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The passing of a legend: Arthur C. Clarke

Clarke

(photo: Associated Press)

Arthur C. Clarke, a giant of modern science fiction, has died in Sri Lanka at the age of 90. An aide told the Associated Press that Clarke had been suffering from breathing problems and had been in and out of the hospital.

It didn't seem possible that we would ever hear such news: Didn't Clarke seem timeless? As unchanged as the monolith discovered on the moon in the story "The Sentinel"? That story was later expanded into the novel "2001: A Space Odyssey." He was as prolific (the A.P. estimates that he authored more than 100 books) as he was optimistic about science and technology. His name is everywhere.

In his characteristically sniffy manner, critic Thomas Disch once called Clarke's "2010," a followup of sorts to "2001," as representative of the science fiction genre's "meat-and-potatoes mid-range." He also grudgingly pointed out that Isaac Asimov and Clarke were "as close to household words as any writers in the field."

Clarke certainly reached the mainstream, but not only because of his speculations about the future. I think it was also because readers detected something else dominant in some of his work: the presence of religious questions, even though Clarke himself was opposed to organized religion. That's what has always drawn me to him, and that is what has always startled students in my writing classes when, near the semester's end, I ask them to read a brief story of Clarke's called "The Star." A starship's chief astrophysicist, who also happens to be a Jesuit priest, undergoes a religious crisis when he realizes that a star that went supernova 3,000 years ago, annihilating the peace-loving inhabitants of a nearby planet, was the same star that brought the magi to Bethlehem to witness the birth of Jesus. The priest's realization of this is moving and ironic: It never disappoints students.

If there's any legacy that Clarke has left us, it is that science doesn't solve the problems of the human condition. In fact, science forces us to wrestle even more deeply with our beliefs, choices and what we understand about ourselves. Clarke struck notes that were poignant and challenging, as with this final, anguished question which ends "The Star":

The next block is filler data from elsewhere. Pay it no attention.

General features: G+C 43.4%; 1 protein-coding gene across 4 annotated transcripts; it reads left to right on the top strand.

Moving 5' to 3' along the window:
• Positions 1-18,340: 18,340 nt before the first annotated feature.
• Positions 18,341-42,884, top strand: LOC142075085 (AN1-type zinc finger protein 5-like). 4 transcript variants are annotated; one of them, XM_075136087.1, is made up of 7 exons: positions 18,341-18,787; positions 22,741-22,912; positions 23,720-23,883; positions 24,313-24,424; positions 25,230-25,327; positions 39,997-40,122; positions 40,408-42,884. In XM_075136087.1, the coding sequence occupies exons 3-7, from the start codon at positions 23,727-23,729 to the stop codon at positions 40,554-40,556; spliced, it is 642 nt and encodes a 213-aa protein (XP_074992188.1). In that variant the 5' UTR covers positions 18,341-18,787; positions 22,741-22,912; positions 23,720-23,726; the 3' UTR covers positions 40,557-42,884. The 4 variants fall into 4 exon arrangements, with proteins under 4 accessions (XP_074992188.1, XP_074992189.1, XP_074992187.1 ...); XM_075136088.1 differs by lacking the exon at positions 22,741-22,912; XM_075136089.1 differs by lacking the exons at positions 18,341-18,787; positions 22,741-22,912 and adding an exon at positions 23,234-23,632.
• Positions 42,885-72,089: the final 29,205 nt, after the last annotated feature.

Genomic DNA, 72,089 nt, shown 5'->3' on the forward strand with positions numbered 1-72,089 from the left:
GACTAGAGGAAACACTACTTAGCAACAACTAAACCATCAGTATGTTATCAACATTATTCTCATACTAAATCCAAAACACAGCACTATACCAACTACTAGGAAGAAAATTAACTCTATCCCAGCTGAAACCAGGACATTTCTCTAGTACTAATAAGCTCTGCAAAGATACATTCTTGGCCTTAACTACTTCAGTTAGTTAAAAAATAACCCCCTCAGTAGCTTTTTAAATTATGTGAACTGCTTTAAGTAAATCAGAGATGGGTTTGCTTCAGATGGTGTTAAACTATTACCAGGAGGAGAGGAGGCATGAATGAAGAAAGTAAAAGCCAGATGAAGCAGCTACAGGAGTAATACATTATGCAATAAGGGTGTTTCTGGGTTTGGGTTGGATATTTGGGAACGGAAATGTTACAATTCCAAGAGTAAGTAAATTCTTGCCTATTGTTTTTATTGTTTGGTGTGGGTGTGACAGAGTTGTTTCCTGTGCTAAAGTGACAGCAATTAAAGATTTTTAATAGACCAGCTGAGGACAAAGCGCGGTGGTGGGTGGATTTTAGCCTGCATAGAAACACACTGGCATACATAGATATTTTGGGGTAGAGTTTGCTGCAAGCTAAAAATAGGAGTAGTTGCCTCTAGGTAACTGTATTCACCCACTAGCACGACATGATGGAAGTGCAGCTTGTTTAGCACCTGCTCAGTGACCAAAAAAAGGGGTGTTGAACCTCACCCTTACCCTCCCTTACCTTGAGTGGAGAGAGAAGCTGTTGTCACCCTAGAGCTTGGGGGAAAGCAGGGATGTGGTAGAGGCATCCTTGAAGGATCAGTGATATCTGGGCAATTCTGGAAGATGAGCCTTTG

"There can be no reasonable doubt: the ancient mystery is solved at last. Yet, oh God, there were so many stars you could have used. What was the need to give these people to the fire, that the symbol of their passing might shine above Bethlehem?"

Nick Owchar

 
Comments () | Archives (12)

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I've read all of Sir Arthur's books and have just lost one of my favorite authors and idols.

RIP You will be missed

3,000 years ago! The Star is set in approximately 3,000 AD (so there will be star travel) rather than 2,000AD.

It was a pleasure know Arthur Clarke. Most people didn't know Arthur wrote books on Diving and Treasure Hunting. One of the highlights of my Treasure career was indeed diving with him, and making the Documentary "Before 2001" the story of the Taj Mahal Treasure. It was an honor to be seated right next to him at the 25th. anniversary showing of "2001 A Space Odyssey" in Minehead England. You will be missed my Friend. The story of Sir Arthur and the Taj Mahal Treasure is posted at www.DiveForTreasure.com